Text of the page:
My stars, she has such alluring legs.

He frowned a bit, clearing his wandering thoughts.

“However do you manage to walk through the tunnels in those beautiful things without breaking an ankle?” he asked, leading Catherine over to her wingback chair and kneeling to remove the fashionable torture devices in question and replace them with her soft moccasins.

“Ha!” she snorted. “It’s a skill acquired over years of dedicated practice and building up a tolerance for pain. And believe me, if I were taller, I’d wear flats all the time!”

Catherine sighed in relief as the soft, warm moccasins caressed her aching arches. Vincent considered her for a moment, and then slipped off one of the moccasins to begin gently massaging her feet and ankles.

“Oh my!” she exclaimed, slumping back into the chair and closing her eyes. “That’s heavenly!”

He laughed quietly at her reaction. “I’ve been informed by a very wise woman that caring for a loved one after they’ve returned home from a long day at work is a privilege,” he murmured, returning one petite foot to its soft moccasin and starting in on the next.

“Hmmm, she must be a paragon indeed,” Catherine responded, teasingly.

Vincent restored her other foot to its slipper and then fetched a soft knitted afghan to cover those oh-so-tempting legs. Out of sight at least, if not out of mind … ever …

Yes, you certainly are,” Vincent replied, sliding his chair closer to hers and taking her hands in his. “Catherine … I’m glad you’ll be with me this weekend. I … I’ve been thinking … a lot … about the last time you stayed Below, waiting to hear from Joe that the human trafficking case had been resolved and it was safe for you to return Above …”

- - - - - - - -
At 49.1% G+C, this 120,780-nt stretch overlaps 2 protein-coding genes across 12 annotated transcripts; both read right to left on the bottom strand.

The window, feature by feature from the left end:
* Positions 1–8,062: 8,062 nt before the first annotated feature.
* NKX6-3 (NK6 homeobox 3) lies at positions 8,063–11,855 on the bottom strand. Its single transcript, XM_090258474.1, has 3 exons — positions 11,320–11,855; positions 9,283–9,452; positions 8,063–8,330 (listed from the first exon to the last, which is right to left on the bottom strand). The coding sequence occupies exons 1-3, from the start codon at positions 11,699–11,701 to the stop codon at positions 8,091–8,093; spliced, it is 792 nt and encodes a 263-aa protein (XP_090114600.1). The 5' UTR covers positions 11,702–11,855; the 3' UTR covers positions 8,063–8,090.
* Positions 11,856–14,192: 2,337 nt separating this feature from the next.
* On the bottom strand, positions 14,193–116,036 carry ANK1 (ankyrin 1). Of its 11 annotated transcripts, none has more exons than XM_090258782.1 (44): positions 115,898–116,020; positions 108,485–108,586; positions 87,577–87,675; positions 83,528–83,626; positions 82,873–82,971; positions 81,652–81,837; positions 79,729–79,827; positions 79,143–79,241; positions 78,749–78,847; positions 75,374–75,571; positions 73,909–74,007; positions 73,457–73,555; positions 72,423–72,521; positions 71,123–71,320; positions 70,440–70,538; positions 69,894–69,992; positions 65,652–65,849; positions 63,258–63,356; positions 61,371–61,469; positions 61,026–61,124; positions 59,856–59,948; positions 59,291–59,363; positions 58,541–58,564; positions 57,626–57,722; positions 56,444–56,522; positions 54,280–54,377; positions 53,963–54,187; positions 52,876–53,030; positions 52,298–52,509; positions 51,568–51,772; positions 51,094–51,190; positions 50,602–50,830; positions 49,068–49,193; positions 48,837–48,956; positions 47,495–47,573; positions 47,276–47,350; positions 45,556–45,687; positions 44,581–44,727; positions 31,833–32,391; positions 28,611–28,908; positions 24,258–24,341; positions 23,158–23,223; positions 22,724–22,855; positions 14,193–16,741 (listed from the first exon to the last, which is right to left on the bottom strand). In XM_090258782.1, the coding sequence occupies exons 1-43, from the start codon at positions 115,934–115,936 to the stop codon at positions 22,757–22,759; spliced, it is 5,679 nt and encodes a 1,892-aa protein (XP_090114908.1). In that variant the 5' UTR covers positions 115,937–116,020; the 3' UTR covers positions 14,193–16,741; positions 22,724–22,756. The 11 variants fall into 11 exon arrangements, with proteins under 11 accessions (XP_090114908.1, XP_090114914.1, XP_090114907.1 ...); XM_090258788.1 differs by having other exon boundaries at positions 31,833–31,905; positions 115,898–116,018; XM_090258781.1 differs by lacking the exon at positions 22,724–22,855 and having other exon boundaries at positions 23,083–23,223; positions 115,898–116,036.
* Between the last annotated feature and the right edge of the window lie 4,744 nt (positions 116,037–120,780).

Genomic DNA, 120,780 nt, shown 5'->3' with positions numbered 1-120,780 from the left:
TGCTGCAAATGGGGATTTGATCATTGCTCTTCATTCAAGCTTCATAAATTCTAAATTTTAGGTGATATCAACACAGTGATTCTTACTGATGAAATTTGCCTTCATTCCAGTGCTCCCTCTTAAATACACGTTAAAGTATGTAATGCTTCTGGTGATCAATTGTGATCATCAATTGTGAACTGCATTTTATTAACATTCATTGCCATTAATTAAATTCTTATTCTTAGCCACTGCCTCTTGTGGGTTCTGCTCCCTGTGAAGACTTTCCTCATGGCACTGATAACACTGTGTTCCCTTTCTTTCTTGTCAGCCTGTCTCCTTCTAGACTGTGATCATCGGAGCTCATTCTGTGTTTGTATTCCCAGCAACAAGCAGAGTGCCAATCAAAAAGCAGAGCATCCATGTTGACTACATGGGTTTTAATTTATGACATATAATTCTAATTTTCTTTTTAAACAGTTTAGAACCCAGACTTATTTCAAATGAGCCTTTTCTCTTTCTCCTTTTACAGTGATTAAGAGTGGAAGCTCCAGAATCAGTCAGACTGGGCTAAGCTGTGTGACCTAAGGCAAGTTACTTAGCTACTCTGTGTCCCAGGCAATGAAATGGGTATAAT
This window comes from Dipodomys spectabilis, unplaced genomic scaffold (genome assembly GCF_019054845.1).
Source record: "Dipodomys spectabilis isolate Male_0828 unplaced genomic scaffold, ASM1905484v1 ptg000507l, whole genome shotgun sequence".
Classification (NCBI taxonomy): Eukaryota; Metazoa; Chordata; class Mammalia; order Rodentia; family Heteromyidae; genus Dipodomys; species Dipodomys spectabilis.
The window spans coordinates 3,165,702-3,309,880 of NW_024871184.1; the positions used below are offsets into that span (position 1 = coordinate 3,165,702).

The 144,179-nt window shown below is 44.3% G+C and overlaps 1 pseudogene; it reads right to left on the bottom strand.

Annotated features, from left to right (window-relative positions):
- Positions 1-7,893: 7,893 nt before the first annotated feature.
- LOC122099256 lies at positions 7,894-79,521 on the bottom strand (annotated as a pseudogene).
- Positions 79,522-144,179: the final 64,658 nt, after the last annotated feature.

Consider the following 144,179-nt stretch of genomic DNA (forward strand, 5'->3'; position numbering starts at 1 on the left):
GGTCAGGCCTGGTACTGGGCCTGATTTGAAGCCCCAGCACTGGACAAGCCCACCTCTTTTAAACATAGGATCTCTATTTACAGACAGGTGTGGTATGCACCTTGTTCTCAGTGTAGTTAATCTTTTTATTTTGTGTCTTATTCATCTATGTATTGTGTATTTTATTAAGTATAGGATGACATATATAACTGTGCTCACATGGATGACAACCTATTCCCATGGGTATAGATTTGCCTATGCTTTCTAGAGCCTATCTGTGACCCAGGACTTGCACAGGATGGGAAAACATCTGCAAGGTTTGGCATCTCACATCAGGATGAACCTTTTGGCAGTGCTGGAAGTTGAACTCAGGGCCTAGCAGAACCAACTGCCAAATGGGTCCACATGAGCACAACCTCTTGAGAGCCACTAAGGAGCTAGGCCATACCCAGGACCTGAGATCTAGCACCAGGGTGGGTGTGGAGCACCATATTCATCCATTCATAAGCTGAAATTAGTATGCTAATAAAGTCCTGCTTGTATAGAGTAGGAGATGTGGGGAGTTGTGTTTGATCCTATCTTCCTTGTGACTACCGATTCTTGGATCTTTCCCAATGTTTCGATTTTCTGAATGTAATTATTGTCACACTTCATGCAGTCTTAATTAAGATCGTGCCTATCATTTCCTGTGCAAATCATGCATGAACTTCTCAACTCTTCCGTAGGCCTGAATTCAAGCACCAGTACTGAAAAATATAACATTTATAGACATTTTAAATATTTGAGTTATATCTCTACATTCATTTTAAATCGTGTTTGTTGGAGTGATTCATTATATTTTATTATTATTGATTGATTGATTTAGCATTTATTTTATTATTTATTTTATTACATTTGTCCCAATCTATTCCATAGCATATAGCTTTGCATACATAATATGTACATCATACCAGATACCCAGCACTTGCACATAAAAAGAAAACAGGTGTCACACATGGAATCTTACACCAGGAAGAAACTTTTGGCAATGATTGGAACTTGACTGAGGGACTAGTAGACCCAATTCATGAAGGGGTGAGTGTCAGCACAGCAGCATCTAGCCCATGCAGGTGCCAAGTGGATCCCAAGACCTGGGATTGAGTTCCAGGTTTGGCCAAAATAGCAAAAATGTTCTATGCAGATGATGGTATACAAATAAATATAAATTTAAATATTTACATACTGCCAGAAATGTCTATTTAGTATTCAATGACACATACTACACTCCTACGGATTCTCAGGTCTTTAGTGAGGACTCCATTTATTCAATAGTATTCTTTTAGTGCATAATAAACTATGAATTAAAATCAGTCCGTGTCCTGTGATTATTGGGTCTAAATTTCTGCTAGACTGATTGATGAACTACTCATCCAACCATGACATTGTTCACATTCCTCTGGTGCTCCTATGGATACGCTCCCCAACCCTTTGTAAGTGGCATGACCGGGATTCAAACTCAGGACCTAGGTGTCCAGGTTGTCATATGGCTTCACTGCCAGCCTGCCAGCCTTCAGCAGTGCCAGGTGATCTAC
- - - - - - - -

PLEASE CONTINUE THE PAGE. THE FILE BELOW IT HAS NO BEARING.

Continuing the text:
“So have I,” she responded, when he seemed hesitant to continue. “We haven’t had much private time together since then with the endless paperwork and statements that we’re still plowing through for that case. I lost track of all the federal and international agencies that were ultimately involved. Then, the holidays, Winterfest.”

“I know … and I know it must seem that things between us are always one step forward, followed by three steps back,” he added. “I … I want to assure you this is not so. I just … when you … cared for me after the pipe emergency … my invitation for you to bathe with me … I … I have been trying to figure out what madness possessed me to make such a bold request … I think … I may have been reacting to …” He dropped his head, embarrassed, the long fall of his hair hiding his face. “… Elliott’s presenceBelow.”

Catherine smiled gently, leaning forward to cradle and lift his face with her soft hands. “I thought something about those circumstances might have pushed you to take a giant leap way beyond your comfort zone. Danger, fear for me, exhaustion, pain, a desire for comfort, maybe a need to make a grand gesture, to offer me something … intimate … that you knew I would never accept from Stan.”

Jealousy is an inexcusable emotion to have regarding you,” Vincent gritted out hoarsely, burying his face in her hands. “It implies a lack of trust in your love, when I know the strength of your commitment to me in the furthest depths of my soul. It mocks our Bond.